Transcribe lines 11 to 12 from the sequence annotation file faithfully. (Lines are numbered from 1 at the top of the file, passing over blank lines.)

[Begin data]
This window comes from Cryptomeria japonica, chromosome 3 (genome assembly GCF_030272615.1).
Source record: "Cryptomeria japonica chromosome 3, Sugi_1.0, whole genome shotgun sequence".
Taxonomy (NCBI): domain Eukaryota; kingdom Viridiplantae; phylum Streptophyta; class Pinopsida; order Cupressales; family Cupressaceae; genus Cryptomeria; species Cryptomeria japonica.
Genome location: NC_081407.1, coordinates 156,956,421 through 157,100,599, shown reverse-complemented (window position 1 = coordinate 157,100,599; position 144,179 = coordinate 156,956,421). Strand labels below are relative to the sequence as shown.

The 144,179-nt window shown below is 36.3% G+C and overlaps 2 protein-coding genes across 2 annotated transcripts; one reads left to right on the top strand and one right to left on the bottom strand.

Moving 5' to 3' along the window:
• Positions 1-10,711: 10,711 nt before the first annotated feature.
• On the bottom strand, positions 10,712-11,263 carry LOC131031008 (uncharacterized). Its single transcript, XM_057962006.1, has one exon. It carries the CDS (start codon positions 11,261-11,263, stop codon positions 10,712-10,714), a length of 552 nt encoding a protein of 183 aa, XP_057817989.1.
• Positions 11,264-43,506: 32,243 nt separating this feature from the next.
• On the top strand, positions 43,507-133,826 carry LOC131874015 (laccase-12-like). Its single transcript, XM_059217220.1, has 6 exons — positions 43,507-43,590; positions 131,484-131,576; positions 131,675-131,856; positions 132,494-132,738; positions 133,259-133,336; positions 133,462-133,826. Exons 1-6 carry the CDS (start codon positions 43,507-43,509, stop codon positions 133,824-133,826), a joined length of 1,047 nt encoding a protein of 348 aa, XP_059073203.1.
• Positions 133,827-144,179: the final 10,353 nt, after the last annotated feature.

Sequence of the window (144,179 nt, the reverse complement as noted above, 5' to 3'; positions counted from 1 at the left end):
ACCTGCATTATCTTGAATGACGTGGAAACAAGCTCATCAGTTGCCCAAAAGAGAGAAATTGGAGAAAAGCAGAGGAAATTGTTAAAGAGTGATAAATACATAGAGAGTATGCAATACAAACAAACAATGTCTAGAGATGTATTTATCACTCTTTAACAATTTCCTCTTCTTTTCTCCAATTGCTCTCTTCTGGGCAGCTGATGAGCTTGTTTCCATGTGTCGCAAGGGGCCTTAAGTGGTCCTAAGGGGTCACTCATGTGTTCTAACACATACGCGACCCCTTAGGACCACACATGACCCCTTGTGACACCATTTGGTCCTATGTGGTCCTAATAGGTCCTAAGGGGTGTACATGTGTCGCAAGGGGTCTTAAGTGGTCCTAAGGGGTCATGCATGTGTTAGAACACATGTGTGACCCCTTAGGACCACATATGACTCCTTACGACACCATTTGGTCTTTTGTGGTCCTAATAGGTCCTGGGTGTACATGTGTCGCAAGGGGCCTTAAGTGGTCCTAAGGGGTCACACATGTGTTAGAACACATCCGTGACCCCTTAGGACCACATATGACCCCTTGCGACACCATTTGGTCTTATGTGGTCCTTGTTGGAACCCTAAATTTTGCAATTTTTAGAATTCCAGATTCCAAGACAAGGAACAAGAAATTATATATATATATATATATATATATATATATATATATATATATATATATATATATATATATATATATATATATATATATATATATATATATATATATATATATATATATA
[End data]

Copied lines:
• Positions 133,827-144,179: the final 10,353 nt, after the last annotated feature.

Sequence of the window (144,179 nt, the reverse complement as noted above, 5' to 3'; positions counted from 1 at the left end):